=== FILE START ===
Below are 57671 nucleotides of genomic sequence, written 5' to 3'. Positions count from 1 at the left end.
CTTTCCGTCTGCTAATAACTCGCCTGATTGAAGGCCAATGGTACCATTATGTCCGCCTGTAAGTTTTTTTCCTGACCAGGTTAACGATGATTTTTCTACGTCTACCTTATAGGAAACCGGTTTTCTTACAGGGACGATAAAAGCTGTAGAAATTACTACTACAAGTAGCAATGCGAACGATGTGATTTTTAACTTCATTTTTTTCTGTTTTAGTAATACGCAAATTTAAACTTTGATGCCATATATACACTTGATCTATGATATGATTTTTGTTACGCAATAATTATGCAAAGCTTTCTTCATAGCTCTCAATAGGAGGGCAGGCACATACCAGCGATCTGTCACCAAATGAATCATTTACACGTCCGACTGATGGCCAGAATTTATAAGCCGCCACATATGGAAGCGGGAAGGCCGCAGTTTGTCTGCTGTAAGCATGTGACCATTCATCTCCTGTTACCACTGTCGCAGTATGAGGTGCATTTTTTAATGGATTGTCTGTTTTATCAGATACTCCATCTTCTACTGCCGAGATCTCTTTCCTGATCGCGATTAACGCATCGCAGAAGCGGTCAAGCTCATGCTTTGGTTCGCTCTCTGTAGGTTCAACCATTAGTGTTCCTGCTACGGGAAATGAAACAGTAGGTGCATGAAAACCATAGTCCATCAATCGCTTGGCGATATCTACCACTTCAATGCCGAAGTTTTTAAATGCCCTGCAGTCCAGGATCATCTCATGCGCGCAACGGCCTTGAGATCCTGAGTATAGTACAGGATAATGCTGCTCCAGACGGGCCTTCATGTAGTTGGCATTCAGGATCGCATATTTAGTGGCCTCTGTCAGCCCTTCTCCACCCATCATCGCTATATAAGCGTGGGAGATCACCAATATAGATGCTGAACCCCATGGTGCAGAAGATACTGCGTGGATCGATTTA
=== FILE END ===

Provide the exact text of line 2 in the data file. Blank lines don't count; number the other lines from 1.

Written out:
CTTTCCGTCTGCTAATAACTCGCCTGATTGAAGGCCAATGGTACCATTATGTCCGCCTGTAAGTTTTTTTCCTGACCAGGTTAACGATGATTTTTCTACGTCTACCTTATAGGAAACCGGTTTTCTTACAGGGACGATAAAAGCTGTAGAAATTACTACTACAAGTAGCAATGCGAACGATGTGATTTTTAACTTCATTTTTTTCTGTTTTAGTAATACGCAAATTTAAACTTTGATGCCATATATACACTTGATCTATGATATGATTTTTGTTACGCAATAATTATGCAAAGCTTTCTTCATAGCTCTCAATAGGAGGGCAGGCACATACCAGCGATCTGTCACCAAATGAATCATTTACACGTCCGACTGATGGCCAGAATTTATAAGCCGCCACATATGGAAGCGGGAAGGCCGCAGTTTGTCTGCTGTAAGCATGTGACCATTCATCTCCTGTTACCACTGTCGCAGTATGAGGTGCATTTTTTAATGGATTGTCTGTTTTATCAGATACTCCATCTTCTACTGCCGAGATCTCTTTCCTGATCGCGATTAACGCATCGCAGAAGCGGTCAAGCTCATGCTTTGGTTCGCTCTCTGTAGGTTCAACCATTAGTGTTCCTGCTACGGGAAATGAAACAGTAGGTGCATGAAAACCATAGTCCATCAATCGCTTGGCGATATCTACCACTTCAATGCCGAAGTTTTTAAATGCCCTGCAGTCCAGGATCATCTCATGCGCGCAACGGCCTTGAGATCCTGAGTATAGTACAGGATAATGCTGCTCCAGACGGGCCTTCATGTAGTTGGCATTCAGGATCGCATATTTAGTGGCCTCTGTCAGCCCTTCTCCACCCATCATCGCTATATAAGCGTGGGAGATCACCAATATAGATGCTGAACCCCATGGTGCAGAAGATACTGCGTGGATCGATTTA